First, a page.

The specific aim of the senior design project is to design a robot consisting of a cart and a double pendulum to mimic a scenario in which a human need to balance him/herself on a bus or a train. The robot has the classical double pendulum configuration that you have probably seen in your dynamics or control classes. But now sensors and actuators will be added to the joints so that we can test different feedback control law to the robotic system thus gain more insights into human balance. (MAE UC Davis, Jason Moore)
Two posts in 1 hour!? Yes, I should probably be studying control systems but I figure I'd make another post while I'm still logged in. I just wanted to share some images of our double pendulum arm. It uses 2 geared motors that can put out about 2 Nm of torque. The two grey cylinders at the top are rotary encoders that will track the angle of the motors. The new pendulum can also swing 360 degrees unlike the previous model. This may not be needed for our robot since it is suppose to be able to represent human balance and an upside down human isn't really all that useful for this type of research. I think it will be fun for the high school students so that they can see a swing up demonstration. I also attached the entire assembly with the cart Stanley Tsang made. I do think that our design looks pretty cool especially with all of the belts and pulleys.
After spending 28 straight hours in the mechanical engineering computer lab (CAE) the preliminary project report is complete. I realize there is no conclusion or introduction which is bad and hopefully it doesn't hurt our grade too much I am very pleased with how the CAD model and system as a whole turned out. I was in charge of the whole pendulum design.
Here is the first report that our team submitted.
We are now in the concept generation phase of the project. One of the major problems I am having with this course is that we are trying to design and develop like we would industry. The only difference is that we are given about 1 week for what might take months to do properly especially for a new project. This phase seems fairly rushed to me but I think we have a pretty good idea on some of the concepts we are going to try, Here are some sketches of the carts that the pendulum can go on. The first is an RC type car that we can control wirelessly. The second two are typical linear drive tracks with either a lead screw or timing belt.
One of my teammates is having trouble understand exactly what kind of robot we are building. In the previous post I described that we would be making a inverted double pendulum on some sort of a cart that will balance using actuators. I quickly drew this diagram up so that he could understand the scope of the project better. We simply shake the cart and based on the control law the motors will apply torques at the hinges in red to keep the robot inverted (standing).
Today we met with our two sponsors Professor Kong and Dr. Moore to understand the scope of the project. We have established that there are two components to this project.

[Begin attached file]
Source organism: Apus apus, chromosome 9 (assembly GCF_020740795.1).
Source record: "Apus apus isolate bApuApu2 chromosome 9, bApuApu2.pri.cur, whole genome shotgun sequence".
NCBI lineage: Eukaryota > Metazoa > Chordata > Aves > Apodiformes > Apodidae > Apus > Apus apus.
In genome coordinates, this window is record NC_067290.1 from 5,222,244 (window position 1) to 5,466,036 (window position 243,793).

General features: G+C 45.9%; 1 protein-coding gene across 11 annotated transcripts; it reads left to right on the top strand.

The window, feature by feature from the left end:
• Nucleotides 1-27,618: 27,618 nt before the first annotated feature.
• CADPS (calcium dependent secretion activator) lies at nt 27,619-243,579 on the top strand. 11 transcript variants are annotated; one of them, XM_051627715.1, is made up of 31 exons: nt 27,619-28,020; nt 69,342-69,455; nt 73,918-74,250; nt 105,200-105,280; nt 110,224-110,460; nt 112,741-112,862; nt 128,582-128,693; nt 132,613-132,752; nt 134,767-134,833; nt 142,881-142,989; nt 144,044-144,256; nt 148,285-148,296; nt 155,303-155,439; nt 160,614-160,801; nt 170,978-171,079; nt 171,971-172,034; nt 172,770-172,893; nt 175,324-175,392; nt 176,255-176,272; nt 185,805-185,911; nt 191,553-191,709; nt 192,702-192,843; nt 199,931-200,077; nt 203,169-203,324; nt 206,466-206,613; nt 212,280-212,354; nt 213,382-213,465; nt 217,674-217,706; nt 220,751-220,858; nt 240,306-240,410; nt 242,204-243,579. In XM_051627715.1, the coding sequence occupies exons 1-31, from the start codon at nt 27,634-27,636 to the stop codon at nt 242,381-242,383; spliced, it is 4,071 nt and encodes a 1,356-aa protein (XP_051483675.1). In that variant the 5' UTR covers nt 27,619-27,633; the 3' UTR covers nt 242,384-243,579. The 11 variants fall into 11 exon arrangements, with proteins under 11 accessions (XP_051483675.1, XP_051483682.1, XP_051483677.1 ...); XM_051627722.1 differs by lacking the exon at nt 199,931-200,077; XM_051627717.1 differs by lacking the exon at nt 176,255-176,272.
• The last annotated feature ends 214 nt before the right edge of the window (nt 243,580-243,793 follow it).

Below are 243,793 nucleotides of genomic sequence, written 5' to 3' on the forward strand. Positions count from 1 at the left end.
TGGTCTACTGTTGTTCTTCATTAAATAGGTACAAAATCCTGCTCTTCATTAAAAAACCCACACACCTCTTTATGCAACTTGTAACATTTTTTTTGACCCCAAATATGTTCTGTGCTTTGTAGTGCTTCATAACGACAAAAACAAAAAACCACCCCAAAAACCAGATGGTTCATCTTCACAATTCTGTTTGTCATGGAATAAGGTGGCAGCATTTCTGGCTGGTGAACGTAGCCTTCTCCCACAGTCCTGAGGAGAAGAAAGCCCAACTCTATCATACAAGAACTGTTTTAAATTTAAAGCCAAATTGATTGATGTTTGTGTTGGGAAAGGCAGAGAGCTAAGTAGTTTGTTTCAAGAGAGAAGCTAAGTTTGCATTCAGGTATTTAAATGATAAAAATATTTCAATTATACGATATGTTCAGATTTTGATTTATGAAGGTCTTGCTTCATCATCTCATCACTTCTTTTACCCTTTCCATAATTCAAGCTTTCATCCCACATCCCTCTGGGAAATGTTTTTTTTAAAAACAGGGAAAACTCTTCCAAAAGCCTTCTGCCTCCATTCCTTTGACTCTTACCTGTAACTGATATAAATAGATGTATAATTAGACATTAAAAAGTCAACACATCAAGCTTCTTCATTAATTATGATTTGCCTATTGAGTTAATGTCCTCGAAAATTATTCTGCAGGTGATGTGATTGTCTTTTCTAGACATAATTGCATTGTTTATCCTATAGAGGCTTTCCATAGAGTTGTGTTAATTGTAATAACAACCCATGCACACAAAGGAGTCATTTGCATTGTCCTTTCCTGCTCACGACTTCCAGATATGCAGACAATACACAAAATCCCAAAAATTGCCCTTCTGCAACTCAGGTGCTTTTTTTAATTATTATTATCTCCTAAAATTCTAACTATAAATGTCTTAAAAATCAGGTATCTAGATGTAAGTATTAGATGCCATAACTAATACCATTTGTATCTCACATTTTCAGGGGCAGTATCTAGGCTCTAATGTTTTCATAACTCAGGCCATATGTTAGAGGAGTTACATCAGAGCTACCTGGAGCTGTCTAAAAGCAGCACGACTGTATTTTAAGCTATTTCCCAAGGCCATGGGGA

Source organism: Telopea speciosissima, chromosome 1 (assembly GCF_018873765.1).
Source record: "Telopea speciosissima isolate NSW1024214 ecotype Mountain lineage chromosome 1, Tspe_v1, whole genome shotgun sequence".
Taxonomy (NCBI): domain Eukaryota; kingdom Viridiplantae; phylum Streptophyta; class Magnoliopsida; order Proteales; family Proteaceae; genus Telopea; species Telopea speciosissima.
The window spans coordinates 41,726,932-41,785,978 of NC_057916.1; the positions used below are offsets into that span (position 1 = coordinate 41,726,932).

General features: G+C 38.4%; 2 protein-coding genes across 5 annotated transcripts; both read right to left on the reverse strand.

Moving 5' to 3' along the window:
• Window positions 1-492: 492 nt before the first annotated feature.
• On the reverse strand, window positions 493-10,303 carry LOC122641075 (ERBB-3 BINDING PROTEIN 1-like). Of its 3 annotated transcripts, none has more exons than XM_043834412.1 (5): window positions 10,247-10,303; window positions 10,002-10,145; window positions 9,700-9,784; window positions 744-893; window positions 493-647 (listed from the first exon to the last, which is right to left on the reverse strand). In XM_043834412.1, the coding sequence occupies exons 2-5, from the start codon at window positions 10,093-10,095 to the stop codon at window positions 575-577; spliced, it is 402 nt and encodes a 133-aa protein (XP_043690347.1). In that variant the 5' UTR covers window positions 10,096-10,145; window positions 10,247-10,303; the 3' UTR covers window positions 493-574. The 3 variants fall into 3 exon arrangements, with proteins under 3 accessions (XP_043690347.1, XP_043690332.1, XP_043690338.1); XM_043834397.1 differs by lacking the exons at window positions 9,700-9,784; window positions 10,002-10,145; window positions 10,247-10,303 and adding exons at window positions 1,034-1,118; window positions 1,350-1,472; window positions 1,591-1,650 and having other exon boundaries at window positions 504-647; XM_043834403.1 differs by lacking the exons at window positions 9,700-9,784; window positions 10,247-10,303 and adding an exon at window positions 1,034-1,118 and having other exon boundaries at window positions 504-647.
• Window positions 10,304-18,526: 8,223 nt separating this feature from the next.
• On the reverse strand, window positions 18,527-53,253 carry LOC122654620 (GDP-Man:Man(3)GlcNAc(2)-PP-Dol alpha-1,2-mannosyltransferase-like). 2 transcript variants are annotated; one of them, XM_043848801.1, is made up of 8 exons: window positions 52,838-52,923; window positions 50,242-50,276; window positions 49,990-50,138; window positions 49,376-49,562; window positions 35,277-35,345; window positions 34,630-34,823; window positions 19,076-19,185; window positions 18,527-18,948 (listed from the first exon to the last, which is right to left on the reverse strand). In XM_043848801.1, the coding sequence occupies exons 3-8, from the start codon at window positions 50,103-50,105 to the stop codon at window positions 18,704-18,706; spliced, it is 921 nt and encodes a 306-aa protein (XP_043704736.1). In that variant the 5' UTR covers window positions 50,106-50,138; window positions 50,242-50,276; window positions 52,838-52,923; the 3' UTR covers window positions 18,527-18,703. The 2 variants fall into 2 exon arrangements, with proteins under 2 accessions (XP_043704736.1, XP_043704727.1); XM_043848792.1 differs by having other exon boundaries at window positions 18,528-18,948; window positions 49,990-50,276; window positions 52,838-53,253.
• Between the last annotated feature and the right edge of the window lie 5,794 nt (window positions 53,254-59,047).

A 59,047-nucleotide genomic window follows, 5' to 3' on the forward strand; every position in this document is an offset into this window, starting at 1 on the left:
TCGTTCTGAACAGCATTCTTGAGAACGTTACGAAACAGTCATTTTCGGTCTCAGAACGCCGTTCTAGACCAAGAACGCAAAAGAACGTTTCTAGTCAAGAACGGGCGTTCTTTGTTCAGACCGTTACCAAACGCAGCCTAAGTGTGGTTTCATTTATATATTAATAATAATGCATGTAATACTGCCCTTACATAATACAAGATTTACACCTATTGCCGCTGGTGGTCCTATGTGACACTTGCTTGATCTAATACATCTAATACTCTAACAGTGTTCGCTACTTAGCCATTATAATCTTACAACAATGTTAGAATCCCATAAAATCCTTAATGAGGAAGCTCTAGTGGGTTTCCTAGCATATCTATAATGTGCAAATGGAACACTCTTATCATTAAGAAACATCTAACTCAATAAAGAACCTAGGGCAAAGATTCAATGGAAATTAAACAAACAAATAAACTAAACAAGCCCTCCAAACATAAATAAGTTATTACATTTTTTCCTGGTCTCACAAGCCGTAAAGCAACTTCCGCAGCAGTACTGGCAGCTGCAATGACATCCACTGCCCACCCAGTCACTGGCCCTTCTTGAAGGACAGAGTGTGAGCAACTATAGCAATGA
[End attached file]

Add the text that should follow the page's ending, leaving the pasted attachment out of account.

1. Design an actuated double pendulum robot that can resist perturbations so that we can test controllers that have been derived from studying human balance.
2. Create a demonstration unit for the UC Davis high school COSMOS program that can be used to demonstrate how control systems work in real life.
The 2nd requirement is the easier of the two and simply requires that we dumb down the interface so that high school students can play with different parameters and watch the robot attempt to balance itself during perturbations. The 1st requirement is the "fun" one where we will be testing different controller equations and seeing if these controllers will work in keeping the robot balanced.
You may be aware of the double pendulum on a cart problem where the cart can swing up and balance the inverted double pendulum. https://www.youtube.com/watch?v=B6vr1x6KDaY. Ours will be different because instead of balancing our inverted pendulum with a cart we will be using the cart to perturb the pendulum and use the actuators at the pivot points to apply appropriate torques to hopefully keep the pendulum from falling. These actuators act like muscles in the ankles and hips of a human body. In theory models derived from perturbing humans should work on our model. (We'll see if that actually works.)
I am going to do my best to document my progress on the Senior Design project as much as possible since I realize that many of my project entries are very minimal. I will be honest and say that I was not initially super excited about the double pendulum project mainly because I was one of the two students who were assigned a project that they did not select. However, after talking with Professor Moore, I am quite intrigued by its potential and how much I will learn about control systems. It should be noted that I am currently taking EME 172 Control Systems so my understanding of controllers is very minimal.